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2. Developing your Mindfulness

  

Focus

 

Mindfulness can be cultivated by exercises encouraging close attention to simple elements of experience – such as, sensations in the body, sounds in the environment or thoughts as they pass through the mind. Once the object of attention has been selected, the aim is to maintain attention to this item. The mind will usually wander, and each time this happens, then attention is to be gently brought back to this primary focus. Understandably, when this happens repeatedly, a variety of feelings may be experienced, including frustration, uncertainty and boredom. These exercises need to be practiced regularly to develop the 'muscle of attention'.

 

In the MAP programme the children are asked to focus on their breathing 2-3 times a day, for two or three minutes. In addition, the children have opportunities to practice further at home using the longer downloadable guided meditations. The class teacher is also provided with guided meditations to practice at home, so they can keep pace with the children and develop their own attention skills. With practice we can learn to pay more attention to what is happening now with curiosity and openness, and not get so absorbed in worries about the future and rumination about the past. We can develop an increased ability to deal with difficult emotions as they arise.

 

   

 

 

Thoughts and Feelings

 

As the mind wanders from its focus, the constant guiding aim is to return your attention to the focus, and to be kind to yourself, accepting whatever is happening as best you can - whether feelings of frustration, fatigue or restlessness. We become aware that our minds constantly pull at our attention and that it is rather difficult to allow our attention to rest in one place. In managing this pull and being kind to ourselves, we are developing a capacity to tolerate some negative feelings and to keep on gently encouraging ourselves in our original intended endeavour. Learning to 'go easy' on ourselves, be  more accepting and tolerate some discomforts is as important, if not more, than the ability to focus or broaden our attention. By bringing some curiosity and openness to these situations, we are learning that we can choose to relate to our experiences in a different way. We notice typical automatic ways that we react, and the typical stories we tell ourselves about recurring situations. Often through these repeated experiences, and the increasing recognition of the details of our thinking process, we feel less attached to these stories. Just as we might sometimes look back with disbelief at how much we worried about something, or how much an event bothered us earlier in the day, with practice mindfulness can help us see these events with less emotional charge even as they arise - to let the worrying thoughts go. And instead of feeling sucked into emotional situations, we begin to feel some genuine curiosity about what is happening, and more kindness to ourselves as we do our best to respond.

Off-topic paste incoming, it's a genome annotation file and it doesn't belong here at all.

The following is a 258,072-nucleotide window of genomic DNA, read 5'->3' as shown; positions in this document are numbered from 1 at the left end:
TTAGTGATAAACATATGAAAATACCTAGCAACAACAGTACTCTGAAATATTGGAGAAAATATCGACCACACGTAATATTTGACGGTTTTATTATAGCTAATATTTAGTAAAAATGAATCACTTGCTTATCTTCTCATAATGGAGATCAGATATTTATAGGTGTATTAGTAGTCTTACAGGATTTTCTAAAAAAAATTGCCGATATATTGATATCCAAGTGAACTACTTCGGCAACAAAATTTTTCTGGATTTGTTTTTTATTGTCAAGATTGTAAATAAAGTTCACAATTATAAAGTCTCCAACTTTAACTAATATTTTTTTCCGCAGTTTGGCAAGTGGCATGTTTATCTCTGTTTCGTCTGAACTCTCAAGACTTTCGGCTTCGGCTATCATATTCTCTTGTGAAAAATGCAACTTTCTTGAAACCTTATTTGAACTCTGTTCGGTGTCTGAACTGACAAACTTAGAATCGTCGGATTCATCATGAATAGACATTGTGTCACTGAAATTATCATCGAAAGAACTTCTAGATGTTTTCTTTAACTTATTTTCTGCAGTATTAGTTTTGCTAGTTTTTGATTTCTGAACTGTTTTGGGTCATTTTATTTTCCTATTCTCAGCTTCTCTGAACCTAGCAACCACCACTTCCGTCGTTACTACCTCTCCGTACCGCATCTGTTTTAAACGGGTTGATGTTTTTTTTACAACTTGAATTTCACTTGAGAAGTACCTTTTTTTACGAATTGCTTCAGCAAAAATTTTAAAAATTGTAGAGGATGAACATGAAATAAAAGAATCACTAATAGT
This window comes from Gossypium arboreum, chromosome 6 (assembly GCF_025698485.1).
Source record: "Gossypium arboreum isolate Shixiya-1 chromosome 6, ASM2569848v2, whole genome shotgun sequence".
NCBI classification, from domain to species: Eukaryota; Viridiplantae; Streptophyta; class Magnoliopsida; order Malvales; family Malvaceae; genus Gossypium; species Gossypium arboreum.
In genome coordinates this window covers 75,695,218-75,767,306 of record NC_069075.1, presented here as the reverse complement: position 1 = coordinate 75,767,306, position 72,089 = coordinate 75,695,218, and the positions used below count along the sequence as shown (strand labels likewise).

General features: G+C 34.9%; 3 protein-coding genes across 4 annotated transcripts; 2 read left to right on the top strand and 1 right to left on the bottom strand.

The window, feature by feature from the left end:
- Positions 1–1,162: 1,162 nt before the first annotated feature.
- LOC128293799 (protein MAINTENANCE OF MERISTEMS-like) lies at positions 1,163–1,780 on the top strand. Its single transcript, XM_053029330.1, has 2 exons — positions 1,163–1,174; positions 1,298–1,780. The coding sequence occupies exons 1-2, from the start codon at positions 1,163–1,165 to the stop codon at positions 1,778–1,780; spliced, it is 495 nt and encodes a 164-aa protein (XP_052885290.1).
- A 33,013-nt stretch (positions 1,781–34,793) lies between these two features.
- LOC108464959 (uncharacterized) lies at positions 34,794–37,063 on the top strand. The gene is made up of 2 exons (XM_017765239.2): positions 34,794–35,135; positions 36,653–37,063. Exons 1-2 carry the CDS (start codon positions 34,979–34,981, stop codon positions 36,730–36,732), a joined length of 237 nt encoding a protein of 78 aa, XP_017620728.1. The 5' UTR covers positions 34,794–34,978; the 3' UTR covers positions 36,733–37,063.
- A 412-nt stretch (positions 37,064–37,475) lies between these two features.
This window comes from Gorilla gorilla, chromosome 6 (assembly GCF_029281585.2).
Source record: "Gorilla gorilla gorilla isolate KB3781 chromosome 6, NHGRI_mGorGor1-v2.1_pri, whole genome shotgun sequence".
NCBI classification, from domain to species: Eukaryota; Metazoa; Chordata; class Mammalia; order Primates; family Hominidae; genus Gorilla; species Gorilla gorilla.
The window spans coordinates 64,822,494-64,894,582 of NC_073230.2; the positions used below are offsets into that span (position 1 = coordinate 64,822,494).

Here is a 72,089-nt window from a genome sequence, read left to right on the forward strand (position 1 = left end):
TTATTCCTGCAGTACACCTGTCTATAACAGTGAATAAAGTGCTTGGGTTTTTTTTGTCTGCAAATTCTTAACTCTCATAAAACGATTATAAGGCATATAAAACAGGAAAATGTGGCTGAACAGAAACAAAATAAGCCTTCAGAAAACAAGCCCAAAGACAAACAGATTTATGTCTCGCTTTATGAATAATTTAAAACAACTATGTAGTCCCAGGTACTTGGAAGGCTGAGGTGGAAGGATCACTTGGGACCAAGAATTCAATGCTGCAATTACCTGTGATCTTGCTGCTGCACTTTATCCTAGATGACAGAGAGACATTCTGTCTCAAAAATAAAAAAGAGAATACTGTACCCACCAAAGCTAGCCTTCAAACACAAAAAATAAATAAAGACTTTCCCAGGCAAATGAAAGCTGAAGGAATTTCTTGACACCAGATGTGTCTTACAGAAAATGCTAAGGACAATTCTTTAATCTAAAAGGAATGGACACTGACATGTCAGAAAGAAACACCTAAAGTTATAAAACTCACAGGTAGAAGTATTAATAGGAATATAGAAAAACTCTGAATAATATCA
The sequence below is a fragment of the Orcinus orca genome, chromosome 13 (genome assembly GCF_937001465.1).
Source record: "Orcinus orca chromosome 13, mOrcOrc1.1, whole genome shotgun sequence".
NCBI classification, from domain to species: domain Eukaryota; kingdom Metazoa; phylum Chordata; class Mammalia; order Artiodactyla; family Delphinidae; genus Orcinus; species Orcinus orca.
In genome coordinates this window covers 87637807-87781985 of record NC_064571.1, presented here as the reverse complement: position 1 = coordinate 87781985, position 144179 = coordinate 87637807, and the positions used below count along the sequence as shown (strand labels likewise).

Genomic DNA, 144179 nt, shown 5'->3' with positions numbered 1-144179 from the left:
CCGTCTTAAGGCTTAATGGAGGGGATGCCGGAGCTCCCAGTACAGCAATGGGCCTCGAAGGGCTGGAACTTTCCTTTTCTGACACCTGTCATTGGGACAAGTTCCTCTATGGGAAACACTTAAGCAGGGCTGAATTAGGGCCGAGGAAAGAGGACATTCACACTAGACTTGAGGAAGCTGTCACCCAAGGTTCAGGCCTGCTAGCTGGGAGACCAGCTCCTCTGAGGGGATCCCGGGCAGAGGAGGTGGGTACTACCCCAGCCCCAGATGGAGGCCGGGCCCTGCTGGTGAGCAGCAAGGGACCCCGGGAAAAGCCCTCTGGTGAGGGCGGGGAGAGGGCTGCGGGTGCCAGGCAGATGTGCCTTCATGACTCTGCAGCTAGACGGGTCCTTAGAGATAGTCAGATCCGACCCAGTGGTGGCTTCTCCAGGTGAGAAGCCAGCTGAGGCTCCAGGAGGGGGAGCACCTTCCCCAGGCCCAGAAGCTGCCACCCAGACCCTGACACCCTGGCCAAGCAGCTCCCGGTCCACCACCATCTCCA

If you would like to try a formal guided meditation for yourself click on the link below. Remembering the key instructions:

 

  1. As best you can try to place your attentional focus where requested and explore the sensations with curiosity - what does it actually feel like right now?
  2. Each time your mind wanders, gently bring it back. Minds always wander - that's not a failure. Just try to continue to be kind and encouraging to yourself. 

 

 Try our guided meditation The Body Scan (WMA format)